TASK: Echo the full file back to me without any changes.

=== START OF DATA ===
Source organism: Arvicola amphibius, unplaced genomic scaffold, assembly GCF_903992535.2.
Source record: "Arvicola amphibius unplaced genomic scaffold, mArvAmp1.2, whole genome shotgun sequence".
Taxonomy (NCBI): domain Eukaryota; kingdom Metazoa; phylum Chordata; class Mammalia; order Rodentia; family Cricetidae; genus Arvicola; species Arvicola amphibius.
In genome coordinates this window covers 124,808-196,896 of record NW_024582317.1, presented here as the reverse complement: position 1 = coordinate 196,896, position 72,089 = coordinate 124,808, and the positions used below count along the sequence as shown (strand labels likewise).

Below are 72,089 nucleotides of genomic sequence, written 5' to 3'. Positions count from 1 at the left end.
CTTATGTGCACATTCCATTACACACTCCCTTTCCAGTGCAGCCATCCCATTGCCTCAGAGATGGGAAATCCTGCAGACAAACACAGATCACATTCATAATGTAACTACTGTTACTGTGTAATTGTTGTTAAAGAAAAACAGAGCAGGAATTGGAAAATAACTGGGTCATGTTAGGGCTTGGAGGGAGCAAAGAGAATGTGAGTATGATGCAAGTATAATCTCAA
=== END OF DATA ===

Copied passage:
Source organism: Arvicola amphibius, unplaced genomic scaffold, assembly GCF_903992535.2.
Source record: "Arvicola amphibius unplaced genomic scaffold, mArvAmp1.2, whole genome shotgun sequence".
Taxonomy (NCBI): domain Eukaryota; kingdom Metazoa; phylum Chordata; class Mammalia; order Rodentia; family Cricetidae; genus Arvicola; species Arvicola amphibius.
In genome coordinates this window covers 124,808-196,896 of record NW_024582317.1, presented here as the reverse complement: position 1 = coordinate 196,896, position 72,089 = coordinate 124,808, and the positions used below count along the sequence as shown (strand labels likewise).

Below are 72,089 nucleotides of genomic sequence, written 5' to 3'. Positions count from 1 at the left end.
CTTATGTGCACATTCCATTACACACTCCCTTTCCAGTGCAGCCATCCCATTGCCTCAGAGATGGGAAATCCTGCAGACAAACACAGATCACATTCATAATGTAACTACTGTTACTGTGTAATTGTTGTTAAAGAAAAACAGAGCAGGAATTGGAAAATAACTGGGTCATGTTAGGGCTTGGAGGGAGCAAAGAGAATGTGAGTATGATGCAAGTATAATCTCAA